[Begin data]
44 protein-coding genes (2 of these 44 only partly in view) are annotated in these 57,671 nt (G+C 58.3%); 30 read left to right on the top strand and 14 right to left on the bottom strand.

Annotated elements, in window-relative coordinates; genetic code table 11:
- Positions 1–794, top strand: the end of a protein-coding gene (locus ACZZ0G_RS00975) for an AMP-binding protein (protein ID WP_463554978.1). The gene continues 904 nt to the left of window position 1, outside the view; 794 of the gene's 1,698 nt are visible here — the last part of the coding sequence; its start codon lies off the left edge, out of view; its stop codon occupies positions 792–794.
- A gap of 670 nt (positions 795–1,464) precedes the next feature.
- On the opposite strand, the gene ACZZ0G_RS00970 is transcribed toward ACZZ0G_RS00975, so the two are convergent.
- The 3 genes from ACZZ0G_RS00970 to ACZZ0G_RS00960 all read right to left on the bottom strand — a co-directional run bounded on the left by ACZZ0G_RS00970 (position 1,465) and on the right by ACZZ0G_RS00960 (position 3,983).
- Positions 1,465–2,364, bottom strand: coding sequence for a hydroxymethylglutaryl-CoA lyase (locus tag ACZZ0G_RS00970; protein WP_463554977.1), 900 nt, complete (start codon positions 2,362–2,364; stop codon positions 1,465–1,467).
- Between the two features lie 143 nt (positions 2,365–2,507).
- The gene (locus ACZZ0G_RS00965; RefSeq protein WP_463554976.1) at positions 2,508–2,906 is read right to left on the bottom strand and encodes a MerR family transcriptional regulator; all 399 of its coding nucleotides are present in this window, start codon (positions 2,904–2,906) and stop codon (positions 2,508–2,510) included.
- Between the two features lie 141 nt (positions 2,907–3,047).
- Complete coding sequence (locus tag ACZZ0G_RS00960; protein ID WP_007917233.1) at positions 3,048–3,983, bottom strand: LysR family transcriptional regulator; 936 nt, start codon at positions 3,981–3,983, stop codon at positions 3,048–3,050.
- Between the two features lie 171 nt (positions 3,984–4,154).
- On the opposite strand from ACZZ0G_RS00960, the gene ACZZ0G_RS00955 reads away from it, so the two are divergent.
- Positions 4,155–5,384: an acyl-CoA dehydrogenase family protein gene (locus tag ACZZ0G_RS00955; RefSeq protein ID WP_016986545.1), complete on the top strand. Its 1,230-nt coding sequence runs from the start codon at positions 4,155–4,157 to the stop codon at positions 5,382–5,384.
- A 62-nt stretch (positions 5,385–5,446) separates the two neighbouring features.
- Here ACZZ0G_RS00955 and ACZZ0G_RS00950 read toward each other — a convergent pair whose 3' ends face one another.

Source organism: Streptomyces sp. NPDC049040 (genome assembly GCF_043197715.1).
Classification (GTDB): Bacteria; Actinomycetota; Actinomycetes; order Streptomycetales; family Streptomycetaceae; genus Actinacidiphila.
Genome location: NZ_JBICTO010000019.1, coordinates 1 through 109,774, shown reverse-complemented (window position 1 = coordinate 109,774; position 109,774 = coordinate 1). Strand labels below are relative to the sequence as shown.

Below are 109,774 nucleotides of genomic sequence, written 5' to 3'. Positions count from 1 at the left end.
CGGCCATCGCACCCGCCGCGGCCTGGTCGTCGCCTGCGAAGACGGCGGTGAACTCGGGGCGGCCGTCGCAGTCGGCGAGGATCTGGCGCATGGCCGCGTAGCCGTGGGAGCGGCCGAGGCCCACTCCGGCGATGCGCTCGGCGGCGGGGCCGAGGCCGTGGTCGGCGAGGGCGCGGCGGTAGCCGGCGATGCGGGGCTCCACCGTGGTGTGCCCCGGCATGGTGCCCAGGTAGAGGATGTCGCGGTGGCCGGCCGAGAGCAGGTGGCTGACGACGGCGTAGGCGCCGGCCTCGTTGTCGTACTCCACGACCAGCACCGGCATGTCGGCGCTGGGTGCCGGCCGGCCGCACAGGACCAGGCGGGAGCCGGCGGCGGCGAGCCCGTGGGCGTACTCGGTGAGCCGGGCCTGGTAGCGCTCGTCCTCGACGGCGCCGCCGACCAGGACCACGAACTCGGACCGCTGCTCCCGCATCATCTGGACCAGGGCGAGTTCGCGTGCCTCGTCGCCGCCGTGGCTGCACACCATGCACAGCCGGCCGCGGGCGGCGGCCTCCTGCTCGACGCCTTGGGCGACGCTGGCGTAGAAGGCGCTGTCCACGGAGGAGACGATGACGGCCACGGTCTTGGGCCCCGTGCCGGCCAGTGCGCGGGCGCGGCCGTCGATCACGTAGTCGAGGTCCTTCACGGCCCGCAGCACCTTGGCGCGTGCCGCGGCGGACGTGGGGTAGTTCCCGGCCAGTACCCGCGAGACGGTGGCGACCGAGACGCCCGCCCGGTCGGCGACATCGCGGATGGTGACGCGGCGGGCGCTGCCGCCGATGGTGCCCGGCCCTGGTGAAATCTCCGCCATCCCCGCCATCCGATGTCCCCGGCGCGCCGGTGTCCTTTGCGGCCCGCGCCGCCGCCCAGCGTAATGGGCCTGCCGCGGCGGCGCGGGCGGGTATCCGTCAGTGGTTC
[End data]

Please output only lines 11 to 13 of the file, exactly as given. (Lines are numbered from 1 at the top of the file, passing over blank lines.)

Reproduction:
- Complete coding sequence (locus tag ACZZ0G_RS00960; protein ID WP_007917233.1) at positions 3,048–3,983, bottom strand: LysR family transcriptional regulator; 936 nt, start codon at positions 3,981–3,983, stop codon at positions 3,048–3,050.
- Between the two features lie 171 nt (positions 3,984–4,154).
- On the opposite strand from ACZZ0G_RS00960, the gene ACZZ0G_RS00955 reads away from it, so the two are divergent.